, Volume 53, Issue 2, pp 125-133

In poor health: Supermarket redlining and urban nutrition

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Abstract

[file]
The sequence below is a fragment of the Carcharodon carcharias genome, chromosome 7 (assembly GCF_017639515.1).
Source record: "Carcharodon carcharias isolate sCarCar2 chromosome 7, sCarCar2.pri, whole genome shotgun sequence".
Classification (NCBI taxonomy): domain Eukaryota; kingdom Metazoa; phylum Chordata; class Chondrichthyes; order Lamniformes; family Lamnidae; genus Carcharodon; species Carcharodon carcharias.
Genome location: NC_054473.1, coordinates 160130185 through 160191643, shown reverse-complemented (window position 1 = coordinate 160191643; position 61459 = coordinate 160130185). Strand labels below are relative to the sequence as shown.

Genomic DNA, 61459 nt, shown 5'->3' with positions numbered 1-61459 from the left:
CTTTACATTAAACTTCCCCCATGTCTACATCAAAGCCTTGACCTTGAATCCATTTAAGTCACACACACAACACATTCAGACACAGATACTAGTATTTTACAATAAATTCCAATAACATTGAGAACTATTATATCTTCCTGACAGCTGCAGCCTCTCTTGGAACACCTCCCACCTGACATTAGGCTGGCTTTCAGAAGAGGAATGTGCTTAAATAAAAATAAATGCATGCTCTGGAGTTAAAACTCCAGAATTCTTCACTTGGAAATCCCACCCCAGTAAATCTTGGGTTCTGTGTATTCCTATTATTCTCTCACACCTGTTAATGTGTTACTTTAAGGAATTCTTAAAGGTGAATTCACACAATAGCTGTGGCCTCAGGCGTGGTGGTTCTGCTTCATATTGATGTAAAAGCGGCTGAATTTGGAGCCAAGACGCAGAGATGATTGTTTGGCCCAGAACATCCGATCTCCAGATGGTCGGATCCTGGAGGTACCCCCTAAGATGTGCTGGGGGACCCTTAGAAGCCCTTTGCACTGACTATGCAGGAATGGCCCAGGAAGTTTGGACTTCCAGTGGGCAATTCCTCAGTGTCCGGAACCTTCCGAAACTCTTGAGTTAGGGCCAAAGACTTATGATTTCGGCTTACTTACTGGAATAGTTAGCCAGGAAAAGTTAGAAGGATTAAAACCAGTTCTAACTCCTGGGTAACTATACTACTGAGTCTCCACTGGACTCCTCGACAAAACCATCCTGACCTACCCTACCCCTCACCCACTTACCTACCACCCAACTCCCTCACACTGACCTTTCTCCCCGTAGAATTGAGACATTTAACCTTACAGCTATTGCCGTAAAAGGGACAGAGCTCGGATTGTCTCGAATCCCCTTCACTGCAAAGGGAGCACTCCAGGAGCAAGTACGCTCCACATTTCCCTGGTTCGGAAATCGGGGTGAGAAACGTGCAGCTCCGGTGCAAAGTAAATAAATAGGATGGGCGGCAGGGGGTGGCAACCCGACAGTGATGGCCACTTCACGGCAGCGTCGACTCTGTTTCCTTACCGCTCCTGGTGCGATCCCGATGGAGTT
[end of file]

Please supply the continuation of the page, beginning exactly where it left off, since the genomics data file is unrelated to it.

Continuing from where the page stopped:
Over the past 100 years, ethnic minorities and the poor have become increasingly concentrated and isolated in low-income urban neighborhoods. While the demographic changes in cities are well documented, the parallel history of urban retailing is less well known. Little research has been done on changes in urban food retailing, particularly as they concern the urban poor. As the residential character of urban neighborhoods changed during the 20th century, so did the amenities available in those neighborhoods. The low point for urban retailing was in the 1980s, when cities experienced a net loss of supermarkets even as, nationally, store openings exceeded closings. The trend toward fewer, bigger stores located outside cities has continued to the present. Some critics have referred to this disinclination of large chains to locate in cities as `supermarket redlining'. Changes in food availability are a key element in the changing social conditions of the urban poor and, as good nutrition is critical for good health, a contributing factor in the decline of urban health. This paper will examine changes in urban retail food availability, the impact these changes have had on the health status of the urban poor, strategies utilized by the urban poor to address inadequate access to quality food sources, and the role of supermarkets in distressed communities.